[0039] Based upon x-ray diffraction (XRD) studies, it has been found that NiCrOx inclusive layers 7 according to different embodiments of this invention show a broad peak reminiscent of nanocrystalline to amorphous. However, heat strengthening (e.g. heating such as thermal tempering using temperatures of at least about 580 degrees C. for 1-12 minutes) has been found to enhance the crystallinity of layer 7. Peak identifications have showed the presence in NiCrOx layer 7 of NiO:Cr2O3 in non-heat-treated samples, and nichromite spinel (NiCr2O4) in heat strengthened (e.g., thermally tempered) samples. Using Bragg's law the lattice parameters “d” of the polycrystalline were determined from the angular positions α of the peak signals. The respective nanocrystal grain size “b” was calculated from the FWHW β of a Gauss fit by the equation: b=K*λ/β.cos α, where K denotes the Scherrer constant (K=0.94 for FCC lattices) and the wavelength of the x-ray radiation (1.5418 A). The results are summarized in Table 4 below:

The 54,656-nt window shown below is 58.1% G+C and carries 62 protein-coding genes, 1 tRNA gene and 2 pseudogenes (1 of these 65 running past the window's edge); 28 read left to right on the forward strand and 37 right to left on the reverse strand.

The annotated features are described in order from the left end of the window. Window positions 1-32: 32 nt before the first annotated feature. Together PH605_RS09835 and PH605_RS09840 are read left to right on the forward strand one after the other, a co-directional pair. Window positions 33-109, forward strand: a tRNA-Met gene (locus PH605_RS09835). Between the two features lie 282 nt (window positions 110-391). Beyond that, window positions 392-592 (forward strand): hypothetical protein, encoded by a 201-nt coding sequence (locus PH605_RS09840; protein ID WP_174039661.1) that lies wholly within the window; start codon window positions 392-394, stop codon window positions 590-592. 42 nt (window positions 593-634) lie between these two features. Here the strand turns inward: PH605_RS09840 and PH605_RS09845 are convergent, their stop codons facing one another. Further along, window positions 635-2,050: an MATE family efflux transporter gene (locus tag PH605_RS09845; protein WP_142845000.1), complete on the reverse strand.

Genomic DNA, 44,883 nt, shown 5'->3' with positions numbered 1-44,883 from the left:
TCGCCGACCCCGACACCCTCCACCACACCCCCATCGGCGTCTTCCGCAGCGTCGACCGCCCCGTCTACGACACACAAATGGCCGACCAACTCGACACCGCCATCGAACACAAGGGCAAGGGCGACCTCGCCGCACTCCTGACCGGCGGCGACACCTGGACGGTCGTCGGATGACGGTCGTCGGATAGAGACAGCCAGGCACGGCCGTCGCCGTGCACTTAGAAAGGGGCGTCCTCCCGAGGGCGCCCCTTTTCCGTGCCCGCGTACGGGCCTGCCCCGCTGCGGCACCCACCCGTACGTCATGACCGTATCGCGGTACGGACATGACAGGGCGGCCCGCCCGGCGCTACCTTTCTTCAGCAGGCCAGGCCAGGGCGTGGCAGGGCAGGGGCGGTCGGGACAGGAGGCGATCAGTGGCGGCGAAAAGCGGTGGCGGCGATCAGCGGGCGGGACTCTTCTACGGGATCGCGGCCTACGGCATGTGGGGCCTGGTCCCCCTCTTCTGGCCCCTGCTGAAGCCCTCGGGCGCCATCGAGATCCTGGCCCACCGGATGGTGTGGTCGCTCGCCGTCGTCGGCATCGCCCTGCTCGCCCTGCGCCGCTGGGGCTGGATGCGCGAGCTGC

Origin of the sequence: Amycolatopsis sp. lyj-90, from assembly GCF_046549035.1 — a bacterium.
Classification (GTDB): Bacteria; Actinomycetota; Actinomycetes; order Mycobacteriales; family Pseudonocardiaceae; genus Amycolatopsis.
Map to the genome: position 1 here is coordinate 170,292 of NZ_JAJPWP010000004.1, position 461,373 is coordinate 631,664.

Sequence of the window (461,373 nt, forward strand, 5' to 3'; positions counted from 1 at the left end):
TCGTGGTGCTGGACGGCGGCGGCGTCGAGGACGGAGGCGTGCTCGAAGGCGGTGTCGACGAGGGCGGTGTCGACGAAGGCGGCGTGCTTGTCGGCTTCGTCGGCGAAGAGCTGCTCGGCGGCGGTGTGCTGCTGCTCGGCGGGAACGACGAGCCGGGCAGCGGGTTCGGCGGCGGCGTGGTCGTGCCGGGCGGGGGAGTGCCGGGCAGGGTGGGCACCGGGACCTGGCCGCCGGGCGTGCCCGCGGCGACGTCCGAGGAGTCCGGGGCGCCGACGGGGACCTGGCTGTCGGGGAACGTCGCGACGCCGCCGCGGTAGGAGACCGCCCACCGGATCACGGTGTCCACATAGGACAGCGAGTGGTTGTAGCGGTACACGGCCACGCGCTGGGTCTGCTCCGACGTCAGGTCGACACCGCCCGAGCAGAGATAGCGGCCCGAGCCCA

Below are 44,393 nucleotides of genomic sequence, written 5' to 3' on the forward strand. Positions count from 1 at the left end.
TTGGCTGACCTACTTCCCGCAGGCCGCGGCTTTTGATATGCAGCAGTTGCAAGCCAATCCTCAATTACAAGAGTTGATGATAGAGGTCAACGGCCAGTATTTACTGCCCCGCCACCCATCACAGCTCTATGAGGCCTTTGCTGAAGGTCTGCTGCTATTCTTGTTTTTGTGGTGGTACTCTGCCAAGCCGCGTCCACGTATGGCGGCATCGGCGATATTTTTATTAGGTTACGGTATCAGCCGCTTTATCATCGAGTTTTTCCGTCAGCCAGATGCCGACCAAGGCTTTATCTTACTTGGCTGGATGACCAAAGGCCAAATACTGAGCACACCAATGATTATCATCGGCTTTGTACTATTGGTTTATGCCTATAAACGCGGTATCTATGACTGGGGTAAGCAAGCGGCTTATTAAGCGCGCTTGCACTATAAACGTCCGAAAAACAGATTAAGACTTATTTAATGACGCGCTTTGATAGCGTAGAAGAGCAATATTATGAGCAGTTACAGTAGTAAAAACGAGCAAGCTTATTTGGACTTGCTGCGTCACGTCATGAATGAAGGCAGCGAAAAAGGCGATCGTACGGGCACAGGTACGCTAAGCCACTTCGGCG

TABLE 4
GRAIN SIZE AND PHASE
d-spacing(A) Orientation b-grains size (dia)(Å) Phase
1.471 (100) 70 NiCr2O4
2.079 ? 32 NiCr2O4
2.409 (111) 70 NiCr2O4
1.421 (100) 100  NiO